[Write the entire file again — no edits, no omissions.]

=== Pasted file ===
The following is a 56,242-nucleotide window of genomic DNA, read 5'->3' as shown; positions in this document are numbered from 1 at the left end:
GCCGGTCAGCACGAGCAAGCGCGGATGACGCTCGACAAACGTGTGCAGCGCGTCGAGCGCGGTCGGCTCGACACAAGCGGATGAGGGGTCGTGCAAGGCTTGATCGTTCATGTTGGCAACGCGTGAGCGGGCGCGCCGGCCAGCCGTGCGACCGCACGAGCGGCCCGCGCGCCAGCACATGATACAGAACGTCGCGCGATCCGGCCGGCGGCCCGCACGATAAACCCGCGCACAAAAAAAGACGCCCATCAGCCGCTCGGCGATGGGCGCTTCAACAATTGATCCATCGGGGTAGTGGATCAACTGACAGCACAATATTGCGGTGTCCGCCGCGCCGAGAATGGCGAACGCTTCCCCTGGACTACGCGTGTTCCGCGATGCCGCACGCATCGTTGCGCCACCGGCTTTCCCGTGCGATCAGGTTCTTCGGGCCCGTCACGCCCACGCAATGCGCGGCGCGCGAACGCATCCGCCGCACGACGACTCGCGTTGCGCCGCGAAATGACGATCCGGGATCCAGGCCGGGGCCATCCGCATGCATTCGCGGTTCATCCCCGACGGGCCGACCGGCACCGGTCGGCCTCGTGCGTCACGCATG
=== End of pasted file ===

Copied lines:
The following is a 56,242-nucleotide window of genomic DNA, read 5'->3' as shown; positions in this document are numbered from 1 at the left end:
GCCGGTCAGCACGAGCAAGCGCGGATGACGCTCGACAAACGTGTGCAGCGCGTCGAGCGCGGTCGGCTCGACACAAGCGGATGAGGGGTCGTGCAAGGCTTGATCGTTCATGTTGGCAACGCGTGAGCGGGCGCGCCGGCCAGCCGTGCGACCGCACGAGCGGCCCGCGCGCCAGCACATGATACAGAACGTCGCGCGATCCGGCCGGCGGCCCGCACGATAAACCCGCGCACAAAAAAAGACGCCCATCAGCCGCTCGGCGATGGGCGCTTCAACAATTGATCCATCGGGGTAGTGGATCAACTGACAGCACAATATTGCGGTGTCCGCCGCGCCGAGAATGGCGAACGCTTCCCCTGGACTACGCGTGTTCCGCGATGCCGCACGCATCGTTGCGCCACCGGCTTTCCCGTGCGATCAGGTTCTTCGGGCCCGTCACGCCCACGCAATGCGCGGCGCGCGAACGCATCCGCCGCACGACGACTCGCGTTGCGCCGCGAAATGACGATCCGGGATCCAGGCCGGGGCCATCCGCATGCATTCGCGGTTCATCCCCGACGGGCCGACCGGCACCGGTCGGCCTCGTGCGTCACGCATG